Wednesday, January 28, 2009

Amazon 2009: Day Nineteen (Friday, January 23)

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The boat started moving this morning while we were all still asleep. Rionaldo had decided to stay at the ghost story beach but then move early to get to our next community. We all awoke at 4:00 when the motor started, but most of us managed to figure out what was going on, then go right back to sleep. We motored for about two hours to get to the village of São Miguel.

Before venturing into the community, we had breakfast on the boat. Along with our usual fruit, meat, cheese, and cake, we also added leftover fish from last night. Louro cooked up some eggs so that we could swirl the fish in for a very Amazonian breakfast. Of course, he had also prepared fresh juices for us, including graviola and acerola. We are in food heaven despite our otherwise pretty primitive mode of living.

São Miguel is a lovely community that operates almost entirely cooperatively. Their main sources of income seem to be crafts and the products of the manioc plant. Manioc is more than just a pantry staple here, as virtually every meal involves manioc in some form. The farofa that we sprinkle over most of our food comes from manioc, as does every form of tapioca that we eat. It is cooked into soups, including one of our favorites to say: tacacá. To visit the manioc-processing hut in São Miguel is like visiting a historic reenactment of a 19th century U.S. town. They hand-process the roots of the plant to grind it, cook it, dry it, and prepare it for consumption.

The town is made up of dirt roads and paths, with a few horses or other work animals (usually oxen) trundling along sometimes. Motorized vehicles are rarely visible, though we are told that buses run along the messy roads outside of the main cities to connect these various communities to the larger commercial site of Santarém.

There is a clinic in the town that looks pretty clean and efficient, even if small. There are satellite dishes to be seen, but they are all part of the telephone network and have little to do with other forms of electronic communications. Occasionally we see solar panels that power some portion of a community (usually the clinic, the post office, or the school), but this particular town did not have any.

What this community DID have that fascinated all of us was a family with a pet monkey. The monkey was like another child in the family, except that when we saw it, it was tied to a tree. Apparently it is not always on a leash, but when big groups like ours come through, the family is more careful. The matron of the family was quite proud of the monkey and told us that it was not only vaccinated, but also baptized. We each had a chance to hold the pet if we wanted and to snap a picture with it. Ana was, as usual, the favorite, as the monkey got very attached to her very quickly and was reluctant to let her leave.

We finally managed to tear ourselves away from the monkey and the rest of the community and headed off for another bath in the river. We actually carry our toiletries to the edge of the water, go in wearing swimsuits, float our shampoo beside us, and wash our hair, shave, and lather up to feel cleaner. Though we know that the water is polluted, it definitely makes us feel better. It is, admittedly, a bit odd to bathe all together like this, but no one seems too troubled by that issue.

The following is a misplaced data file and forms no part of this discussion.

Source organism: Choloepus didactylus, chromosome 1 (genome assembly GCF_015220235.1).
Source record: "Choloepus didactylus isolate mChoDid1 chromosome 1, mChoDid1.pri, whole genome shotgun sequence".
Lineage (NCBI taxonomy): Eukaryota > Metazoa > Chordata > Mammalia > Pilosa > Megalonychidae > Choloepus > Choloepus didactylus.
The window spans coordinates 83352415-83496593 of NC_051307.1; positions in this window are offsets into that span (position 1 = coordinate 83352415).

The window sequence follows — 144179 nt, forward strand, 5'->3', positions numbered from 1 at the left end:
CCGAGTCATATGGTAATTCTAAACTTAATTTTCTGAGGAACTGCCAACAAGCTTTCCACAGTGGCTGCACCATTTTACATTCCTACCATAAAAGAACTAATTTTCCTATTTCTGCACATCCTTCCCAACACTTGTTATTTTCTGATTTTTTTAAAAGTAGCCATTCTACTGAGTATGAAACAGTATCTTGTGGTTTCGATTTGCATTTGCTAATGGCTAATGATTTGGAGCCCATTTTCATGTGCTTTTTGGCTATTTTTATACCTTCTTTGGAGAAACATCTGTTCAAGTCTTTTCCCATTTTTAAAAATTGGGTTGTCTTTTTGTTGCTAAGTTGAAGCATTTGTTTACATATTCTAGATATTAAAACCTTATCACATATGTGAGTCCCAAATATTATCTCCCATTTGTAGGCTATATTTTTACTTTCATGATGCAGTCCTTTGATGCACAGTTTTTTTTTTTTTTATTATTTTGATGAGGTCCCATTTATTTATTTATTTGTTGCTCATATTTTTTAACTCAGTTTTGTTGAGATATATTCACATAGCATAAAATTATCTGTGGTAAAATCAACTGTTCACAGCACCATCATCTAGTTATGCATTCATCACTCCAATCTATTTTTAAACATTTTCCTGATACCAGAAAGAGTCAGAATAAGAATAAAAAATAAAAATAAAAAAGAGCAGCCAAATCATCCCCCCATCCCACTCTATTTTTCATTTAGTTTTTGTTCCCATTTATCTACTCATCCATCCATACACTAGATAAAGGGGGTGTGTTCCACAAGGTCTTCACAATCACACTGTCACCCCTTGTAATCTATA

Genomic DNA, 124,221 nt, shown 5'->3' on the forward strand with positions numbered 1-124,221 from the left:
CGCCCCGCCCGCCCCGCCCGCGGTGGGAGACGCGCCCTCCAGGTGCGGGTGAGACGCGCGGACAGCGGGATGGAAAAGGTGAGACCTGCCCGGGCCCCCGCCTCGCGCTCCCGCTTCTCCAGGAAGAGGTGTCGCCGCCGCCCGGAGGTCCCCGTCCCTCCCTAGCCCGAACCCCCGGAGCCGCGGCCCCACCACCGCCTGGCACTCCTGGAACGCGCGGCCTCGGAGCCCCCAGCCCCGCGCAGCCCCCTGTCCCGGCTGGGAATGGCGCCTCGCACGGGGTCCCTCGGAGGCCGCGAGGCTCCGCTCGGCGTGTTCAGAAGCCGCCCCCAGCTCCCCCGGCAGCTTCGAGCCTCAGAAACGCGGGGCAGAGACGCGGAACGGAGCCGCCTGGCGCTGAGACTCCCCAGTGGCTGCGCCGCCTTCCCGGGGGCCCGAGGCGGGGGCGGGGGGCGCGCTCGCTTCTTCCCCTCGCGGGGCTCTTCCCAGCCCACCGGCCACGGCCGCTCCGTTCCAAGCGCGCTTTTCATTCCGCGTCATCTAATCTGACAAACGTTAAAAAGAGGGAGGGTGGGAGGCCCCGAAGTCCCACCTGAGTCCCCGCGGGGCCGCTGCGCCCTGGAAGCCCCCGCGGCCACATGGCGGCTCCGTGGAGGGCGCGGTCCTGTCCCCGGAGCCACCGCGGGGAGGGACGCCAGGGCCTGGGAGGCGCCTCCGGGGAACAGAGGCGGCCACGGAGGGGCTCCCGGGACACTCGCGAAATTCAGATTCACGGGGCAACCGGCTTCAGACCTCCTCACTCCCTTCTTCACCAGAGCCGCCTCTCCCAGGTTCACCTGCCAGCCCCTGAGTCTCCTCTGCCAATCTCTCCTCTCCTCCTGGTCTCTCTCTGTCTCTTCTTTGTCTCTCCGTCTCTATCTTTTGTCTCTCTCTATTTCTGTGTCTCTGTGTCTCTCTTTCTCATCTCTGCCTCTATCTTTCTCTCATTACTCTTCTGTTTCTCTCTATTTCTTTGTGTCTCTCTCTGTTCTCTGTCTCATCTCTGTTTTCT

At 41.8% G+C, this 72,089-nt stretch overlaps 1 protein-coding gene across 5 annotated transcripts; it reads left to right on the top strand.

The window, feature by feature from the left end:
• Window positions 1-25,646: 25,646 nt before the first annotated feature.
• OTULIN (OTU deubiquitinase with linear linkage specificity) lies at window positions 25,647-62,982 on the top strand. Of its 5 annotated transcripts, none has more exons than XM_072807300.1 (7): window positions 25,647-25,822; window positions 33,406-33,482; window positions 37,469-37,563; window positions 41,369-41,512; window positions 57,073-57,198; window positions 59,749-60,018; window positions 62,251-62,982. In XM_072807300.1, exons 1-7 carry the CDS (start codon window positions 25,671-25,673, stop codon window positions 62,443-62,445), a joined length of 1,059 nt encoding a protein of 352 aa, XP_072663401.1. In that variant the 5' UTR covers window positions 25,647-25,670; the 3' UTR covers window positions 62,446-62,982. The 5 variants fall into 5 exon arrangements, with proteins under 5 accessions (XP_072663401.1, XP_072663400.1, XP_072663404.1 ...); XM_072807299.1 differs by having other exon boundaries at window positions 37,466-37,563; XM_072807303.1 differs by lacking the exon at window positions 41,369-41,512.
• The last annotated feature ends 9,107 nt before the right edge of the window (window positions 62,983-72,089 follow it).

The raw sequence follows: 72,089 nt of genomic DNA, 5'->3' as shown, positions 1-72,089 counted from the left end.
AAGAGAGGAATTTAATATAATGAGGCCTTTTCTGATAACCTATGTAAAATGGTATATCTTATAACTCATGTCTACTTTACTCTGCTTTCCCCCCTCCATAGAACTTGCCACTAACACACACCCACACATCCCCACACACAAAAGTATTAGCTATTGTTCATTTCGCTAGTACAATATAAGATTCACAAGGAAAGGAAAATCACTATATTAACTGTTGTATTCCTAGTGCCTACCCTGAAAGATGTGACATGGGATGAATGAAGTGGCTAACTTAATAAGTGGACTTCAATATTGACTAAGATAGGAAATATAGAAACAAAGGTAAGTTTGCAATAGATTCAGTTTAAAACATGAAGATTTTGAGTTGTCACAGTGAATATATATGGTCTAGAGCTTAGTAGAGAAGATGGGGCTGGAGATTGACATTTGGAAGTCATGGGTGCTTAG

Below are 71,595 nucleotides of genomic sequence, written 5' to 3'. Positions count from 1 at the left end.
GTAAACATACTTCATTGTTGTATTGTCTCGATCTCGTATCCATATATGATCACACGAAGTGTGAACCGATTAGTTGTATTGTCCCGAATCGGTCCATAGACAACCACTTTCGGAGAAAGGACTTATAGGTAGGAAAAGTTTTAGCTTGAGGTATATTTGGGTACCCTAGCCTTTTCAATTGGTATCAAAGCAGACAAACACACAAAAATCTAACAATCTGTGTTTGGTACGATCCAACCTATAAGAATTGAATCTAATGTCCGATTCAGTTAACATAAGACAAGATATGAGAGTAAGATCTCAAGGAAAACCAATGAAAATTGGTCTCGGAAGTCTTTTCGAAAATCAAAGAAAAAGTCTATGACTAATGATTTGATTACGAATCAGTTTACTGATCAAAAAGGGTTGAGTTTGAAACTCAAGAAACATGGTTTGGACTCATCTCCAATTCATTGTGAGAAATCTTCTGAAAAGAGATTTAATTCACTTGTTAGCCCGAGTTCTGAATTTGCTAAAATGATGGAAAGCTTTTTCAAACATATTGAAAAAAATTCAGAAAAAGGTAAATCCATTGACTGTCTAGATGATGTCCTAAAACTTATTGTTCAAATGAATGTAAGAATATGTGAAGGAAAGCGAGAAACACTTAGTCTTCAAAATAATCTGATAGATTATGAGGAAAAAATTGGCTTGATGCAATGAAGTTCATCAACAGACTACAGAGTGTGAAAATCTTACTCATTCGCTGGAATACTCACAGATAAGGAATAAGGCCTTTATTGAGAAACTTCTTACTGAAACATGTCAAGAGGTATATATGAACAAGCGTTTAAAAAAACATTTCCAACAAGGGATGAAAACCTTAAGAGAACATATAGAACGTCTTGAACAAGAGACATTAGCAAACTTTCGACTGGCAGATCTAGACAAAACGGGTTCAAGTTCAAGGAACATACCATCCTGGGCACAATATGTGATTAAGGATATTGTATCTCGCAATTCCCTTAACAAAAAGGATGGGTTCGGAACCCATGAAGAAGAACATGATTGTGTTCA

At the end of the day we needed to cover quite a bit of territory to set ourselves up for tomorrow’s early morning hike through the rain forest. We thus spent several hours on the boat trying to make it to the village called Jamaraquá so that we could wake up and meet our guides by 7:00 a.m. We’ve gotten used to moving with the daylight now, so that hour won’t be terribly difficult to face.

And now for our final honored participant! Today’s Purple Biker will hereby be known as the Supreme Ruler of the Order of the Purple Bike. Though everyone on this trip has far exceeded expectations (even their own), no one can surpass today’s honoree: Ana Ahnen. As a native Brazilian, Ana has demonstrated an easy comfort in adapting to an entirely new environment (even for her, as the northern region of Brazil might as well be an entirely different country from her native region in the south). She has been our unofficial translator, backing up Jesse at all times and sometimes leading her own group when we need to divide up. She is beloved by the children we’ve been working with and she is also loved dearly by all of us. Thus, now and for all time, at least symbolically, Ana will ride the Purple Bike. Congratulations, Ana, and all of the members of the Order!

We spent the morning fishing for these piranhas, which we ate for dinner. Yummy!

Within a community we found a family who domesticated a monkey!

This community makes money by weaving reeds into bracelets from the rainforest; first they must cook them to get the desired light brown color.

The dominant religion in Brazil is Catholicism; a church like this one is found in most communities.

This giant dragonfly jumped on Erik before landing on Marcia’s sweatshirt.

A local from the community making a craft.
Kids from a local community on the banks of the Amazon river.

A contraption used to squeeze water out of the manioc root.

A pet monkey at a local community.

Our boat and home for 3 days.

A pet monkey that we all got to hold and take pictures of.

A local woman talking to us about her pet monkey.

Starting at a young age, the children prepare to fish using nets.

An example of homes built by the local community

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